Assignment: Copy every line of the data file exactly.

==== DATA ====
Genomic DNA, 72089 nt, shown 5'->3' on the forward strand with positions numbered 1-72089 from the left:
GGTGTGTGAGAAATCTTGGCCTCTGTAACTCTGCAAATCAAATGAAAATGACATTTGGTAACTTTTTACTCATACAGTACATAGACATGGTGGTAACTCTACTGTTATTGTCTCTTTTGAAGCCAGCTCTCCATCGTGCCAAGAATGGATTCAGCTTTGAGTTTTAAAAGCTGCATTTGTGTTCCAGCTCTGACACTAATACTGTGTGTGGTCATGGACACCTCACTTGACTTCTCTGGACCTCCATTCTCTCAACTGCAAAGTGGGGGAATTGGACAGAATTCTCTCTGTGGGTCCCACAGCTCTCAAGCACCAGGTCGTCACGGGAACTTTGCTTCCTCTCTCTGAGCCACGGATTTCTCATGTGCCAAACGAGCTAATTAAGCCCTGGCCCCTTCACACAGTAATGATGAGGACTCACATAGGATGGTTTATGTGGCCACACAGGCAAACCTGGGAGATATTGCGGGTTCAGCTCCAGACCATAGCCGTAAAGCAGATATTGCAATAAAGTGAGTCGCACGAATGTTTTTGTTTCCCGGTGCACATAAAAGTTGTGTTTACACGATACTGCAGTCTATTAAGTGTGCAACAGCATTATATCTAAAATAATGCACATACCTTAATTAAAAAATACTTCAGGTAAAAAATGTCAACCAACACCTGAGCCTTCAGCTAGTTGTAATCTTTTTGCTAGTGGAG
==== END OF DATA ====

Genomic DNA, 72089 nt, shown 5'->3' on the forward strand with positions numbered 1-72089 from the left:
GGTGTGTGAGAAATCTTGGCCTCTGTAACTCTGCAAATCAAATGAAAATGACATTTGGTAACTTTTTACTCATACAGTACATAGACATGGTGGTAACTCTACTGTTATTGTCTCTTTTGAAGCCAGCTCTCCATCGTGCCAAGAATGGATTCAGCTTTGAGTTTTAAAAGCTGCATTTGTGTTCCAGCTCTGACACTAATACTGTGTGTGGTCATGGACACCTCACTTGACTTCTCTGGACCTCCATTCTCTCAACTGCAAAGTGGGGGAATTGGACAGAATTCTCTCTGTGGGTCCCACAGCTCTCAAGCACCAGGTCGTCACGGGAACTTTGCTTCCTCTCTCTGAGCCACGGATTTCTCATGTGCCAAACGAGCTAATTAAGCCCTGGCCCCTTCACACAGTAATGATGAGGACTCACATAGGATGGTTTATGTGGCCACACAGGCAAACCTGGGAGATATTGCGGGTTCAGCTCCAGACCATAGCCGTAAAGCAGATATTGCAATAAAGTGAGTCGCACGAATGTTTTTGTTTCCCGGTGCACATAAAAGTTGTGTTTACACGATACTGCAGTCTATTAAGTGTGCAACAGCATTATATCTAAAATAATGCACATACCTTAATTAAAAAATACTTCAGGTAAAAAATGTCAACCAACACCTGAGCCTTCAGCTAGTTGTAATCTTTTTGCTAGTGGAG